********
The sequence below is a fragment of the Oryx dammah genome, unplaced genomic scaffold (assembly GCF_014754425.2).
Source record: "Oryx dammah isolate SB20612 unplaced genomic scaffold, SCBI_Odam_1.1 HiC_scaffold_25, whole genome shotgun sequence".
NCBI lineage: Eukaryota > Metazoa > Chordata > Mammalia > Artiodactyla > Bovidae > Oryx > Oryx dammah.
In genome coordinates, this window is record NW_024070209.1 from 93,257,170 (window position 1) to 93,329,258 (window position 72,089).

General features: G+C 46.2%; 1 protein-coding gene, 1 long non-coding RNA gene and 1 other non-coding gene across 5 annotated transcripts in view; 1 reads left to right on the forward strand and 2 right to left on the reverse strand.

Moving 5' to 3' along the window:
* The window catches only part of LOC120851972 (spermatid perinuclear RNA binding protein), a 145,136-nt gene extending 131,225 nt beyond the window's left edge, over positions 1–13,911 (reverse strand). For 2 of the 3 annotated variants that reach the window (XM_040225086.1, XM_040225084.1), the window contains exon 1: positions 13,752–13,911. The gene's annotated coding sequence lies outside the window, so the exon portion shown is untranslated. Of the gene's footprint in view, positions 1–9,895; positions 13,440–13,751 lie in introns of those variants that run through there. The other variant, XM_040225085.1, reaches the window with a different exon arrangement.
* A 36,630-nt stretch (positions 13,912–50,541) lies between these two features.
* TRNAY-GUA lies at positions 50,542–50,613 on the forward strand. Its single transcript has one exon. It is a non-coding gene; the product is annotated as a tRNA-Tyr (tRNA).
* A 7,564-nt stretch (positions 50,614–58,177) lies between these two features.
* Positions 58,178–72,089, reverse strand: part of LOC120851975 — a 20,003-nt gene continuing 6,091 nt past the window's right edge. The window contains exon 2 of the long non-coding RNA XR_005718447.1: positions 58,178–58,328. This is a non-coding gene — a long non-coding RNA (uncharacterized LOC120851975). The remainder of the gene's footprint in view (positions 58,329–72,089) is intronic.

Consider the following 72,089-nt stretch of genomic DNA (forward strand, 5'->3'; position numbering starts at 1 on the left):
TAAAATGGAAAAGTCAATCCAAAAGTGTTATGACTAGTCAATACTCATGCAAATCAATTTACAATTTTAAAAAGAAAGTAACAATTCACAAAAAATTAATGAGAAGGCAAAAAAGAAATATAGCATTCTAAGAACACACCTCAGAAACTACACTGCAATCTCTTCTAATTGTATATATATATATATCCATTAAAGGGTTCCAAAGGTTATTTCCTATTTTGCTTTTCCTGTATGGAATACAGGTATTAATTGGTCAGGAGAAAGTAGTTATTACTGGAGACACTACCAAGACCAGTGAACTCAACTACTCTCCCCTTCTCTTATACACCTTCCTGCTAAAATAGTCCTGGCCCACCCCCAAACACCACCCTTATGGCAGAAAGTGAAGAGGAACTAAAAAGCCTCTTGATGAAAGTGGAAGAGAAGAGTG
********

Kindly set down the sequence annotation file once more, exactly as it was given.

The sequence below is a fragment of the Oryx dammah genome, unplaced genomic scaffold (assembly GCF_014754425.2).
Source record: "Oryx dammah isolate SB20612 unplaced genomic scaffold, SCBI_Odam_1.1 HiC_scaffold_25, whole genome shotgun sequence".
NCBI lineage: Eukaryota > Metazoa > Chordata > Mammalia > Artiodactyla > Bovidae > Oryx > Oryx dammah.
In genome coordinates, this window is record NW_024070209.1 from 93,257,170 (window position 1) to 93,329,258 (window position 72,089).

General features: G+C 46.2%; 1 protein-coding gene, 1 long non-coding RNA gene and 1 other non-coding gene across 5 annotated transcripts in view; 1 reads left to right on the forward strand and 2 right to left on the reverse strand.

Moving 5' to 3' along the window:
* The window catches only part of LOC120851972 (spermatid perinuclear RNA binding protein), a 145,136-nt gene extending 131,225 nt beyond the window's left edge, over positions 1–13,911 (reverse strand). For 2 of the 3 annotated variants that reach the window (XM_040225086.1, XM_040225084.1), the window contains exon 1: positions 13,752–13,911. The gene's annotated coding sequence lies outside the window, so the exon portion shown is untranslated. Of the gene's footprint in view, positions 1–9,895; positions 13,440–13,751 lie in introns of those variants that run through there. The other variant, XM_040225085.1, reaches the window with a different exon arrangement.
* A 36,630-nt stretch (positions 13,912–50,541) lies between these two features.
* TRNAY-GUA lies at positions 50,542–50,613 on the forward strand. Its single transcript has one exon. It is a non-coding gene; the product is annotated as a tRNA-Tyr (tRNA).
* A 7,564-nt stretch (positions 50,614–58,177) lies between these two features.
* Positions 58,178–72,089, reverse strand: part of LOC120851975 — a 20,003-nt gene continuing 6,091 nt past the window's right edge. The window contains exon 2 of the long non-coding RNA XR_005718447.1: positions 58,178–58,328. This is a non-coding gene — a long non-coding RNA (uncharacterized LOC120851975). The remainder of the gene's footprint in view (positions 58,329–72,089) is intronic.

Consider the following 72,089-nt stretch of genomic DNA (forward strand, 5'->3'; position numbering starts at 1 on the left):
TAAAATGGAAAAGTCAATCCAAAAGTGTTATGACTAGTCAATACTCATGCAAATCAATTTACAATTTTAAAAAGAAAGTAACAATTCACAAAAAATTAATGAGAAGGCAAAAAAGAAATATAGCATTCTAAGAACACACCTCAGAAACTACACTGCAATCTCTTCTAATTGTATATATATATATATCCATTAAAGGGTTCCAAAGGTTATTTCCTATTTTGCTTTTCCTGTATGGAATACAGGTATTAATTGGTCAGGAGAAAGTAGTTATTACTGGAGACACTACCAAGACCAGTGAACTCAACTACTCTCCCCTTCTCTTATACACCTTCCTGCTAAAATAGTCCTGGCCCACCCCCAAACACCACCCTTATGGCAGAAAGTGAAGAGGAACTAAAAAGCCTCTTGATGAAAGTGGAAGAGAAGAGTG